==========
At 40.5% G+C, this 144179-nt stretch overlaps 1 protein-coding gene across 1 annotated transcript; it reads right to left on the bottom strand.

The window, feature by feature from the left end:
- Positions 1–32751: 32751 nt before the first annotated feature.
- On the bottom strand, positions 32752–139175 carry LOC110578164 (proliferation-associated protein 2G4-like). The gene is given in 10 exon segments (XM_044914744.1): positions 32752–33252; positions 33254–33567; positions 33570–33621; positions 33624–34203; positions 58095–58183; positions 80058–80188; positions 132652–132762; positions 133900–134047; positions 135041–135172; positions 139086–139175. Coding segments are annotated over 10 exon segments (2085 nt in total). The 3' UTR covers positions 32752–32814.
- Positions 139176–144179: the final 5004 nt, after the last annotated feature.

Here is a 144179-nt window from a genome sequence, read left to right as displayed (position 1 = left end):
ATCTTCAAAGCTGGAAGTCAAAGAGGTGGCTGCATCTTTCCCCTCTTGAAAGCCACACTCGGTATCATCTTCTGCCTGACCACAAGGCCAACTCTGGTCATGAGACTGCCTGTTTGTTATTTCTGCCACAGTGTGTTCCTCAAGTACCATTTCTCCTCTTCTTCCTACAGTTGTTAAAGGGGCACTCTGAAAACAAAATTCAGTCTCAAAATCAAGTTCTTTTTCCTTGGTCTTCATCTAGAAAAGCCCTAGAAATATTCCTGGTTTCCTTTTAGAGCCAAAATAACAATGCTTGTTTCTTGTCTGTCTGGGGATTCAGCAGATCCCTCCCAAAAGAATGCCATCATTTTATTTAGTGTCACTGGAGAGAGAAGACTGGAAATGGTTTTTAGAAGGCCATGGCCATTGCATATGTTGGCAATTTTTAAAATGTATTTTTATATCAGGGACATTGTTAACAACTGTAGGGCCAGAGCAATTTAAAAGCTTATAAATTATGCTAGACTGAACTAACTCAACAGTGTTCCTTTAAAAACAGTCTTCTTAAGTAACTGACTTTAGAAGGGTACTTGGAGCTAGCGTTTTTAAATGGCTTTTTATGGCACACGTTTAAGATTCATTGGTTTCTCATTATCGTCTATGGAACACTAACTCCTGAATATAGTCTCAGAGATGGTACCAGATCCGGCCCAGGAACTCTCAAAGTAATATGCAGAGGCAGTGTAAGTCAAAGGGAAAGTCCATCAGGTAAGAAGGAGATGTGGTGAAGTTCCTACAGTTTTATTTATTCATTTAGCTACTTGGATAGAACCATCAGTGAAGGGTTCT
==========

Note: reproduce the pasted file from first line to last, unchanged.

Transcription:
At 40.5% G+C, this 144179-nt stretch overlaps 1 protein-coding gene across 1 annotated transcript; it reads right to left on the bottom strand.

The window, feature by feature from the left end:
- Positions 1–32751: 32751 nt before the first annotated feature.
- On the bottom strand, positions 32752–139175 carry LOC110578164 (proliferation-associated protein 2G4-like). The gene is given in 10 exon segments (XM_044914744.1): positions 32752–33252; positions 33254–33567; positions 33570–33621; positions 33624–34203; positions 58095–58183; positions 80058–80188; positions 132652–132762; positions 133900–134047; positions 135041–135172; positions 139086–139175. Coding segments are annotated over 10 exon segments (2085 nt in total). The 3' UTR covers positions 32752–32814.
- Positions 139176–144179: the final 5004 nt, after the last annotated feature.

Here is a 144179-nt window from a genome sequence, read left to right as displayed (position 1 = left end):
ATCTTCAAAGCTGGAAGTCAAAGAGGTGGCTGCATCTTTCCCCTCTTGAAAGCCACACTCGGTATCATCTTCTGCCTGACCACAAGGCCAACTCTGGTCATGAGACTGCCTGTTTGTTATTTCTGCCACAGTGTGTTCCTCAAGTACCATTTCTCCTCTTCTTCCTACAGTTGTTAAAGGGGCACTCTGAAAACAAAATTCAGTCTCAAAATCAAGTTCTTTTTCCTTGGTCTTCATCTAGAAAAGCCCTAGAAATATTCCTGGTTTCCTTTTAGAGCCAAAATAACAATGCTTGTTTCTTGTCTGTCTGGGGATTCAGCAGATCCCTCCCAAAAGAATGCCATCATTTTATTTAGTGTCACTGGAGAGAGAAGACTGGAAATGGTTTTTAGAAGGCCATGGCCATTGCATATGTTGGCAATTTTTAAAATGTATTTTTATATCAGGGACATTGTTAACAACTGTAGGGCCAGAGCAATTTAAAAGCTTATAAATTATGCTAGACTGAACTAACTCAACAGTGTTCCTTTAAAAACAGTCTTCTTAAGTAACTGACTTTAGAAGGGTACTTGGAGCTAGCGTTTTTAAATGGCTTTTTATGGCACACGTTTAAGATTCATTGGTTTCTCATTATCGTCTATGGAACACTAACTCCTGAATATAGTCTCAGAGATGGTACCAGATCCGGCCCAGGAACTCTCAAAGTAATATGCAGAGGCAGTGTAAGTCAAAGGGAAAGTCCATCAGGTAAGAAGGAGATGTGGTGAAGTTCCTACAGTTTTATTTATTCATTTAGCTACTTGGATAGAACCATCAGTGAAGGGTTCT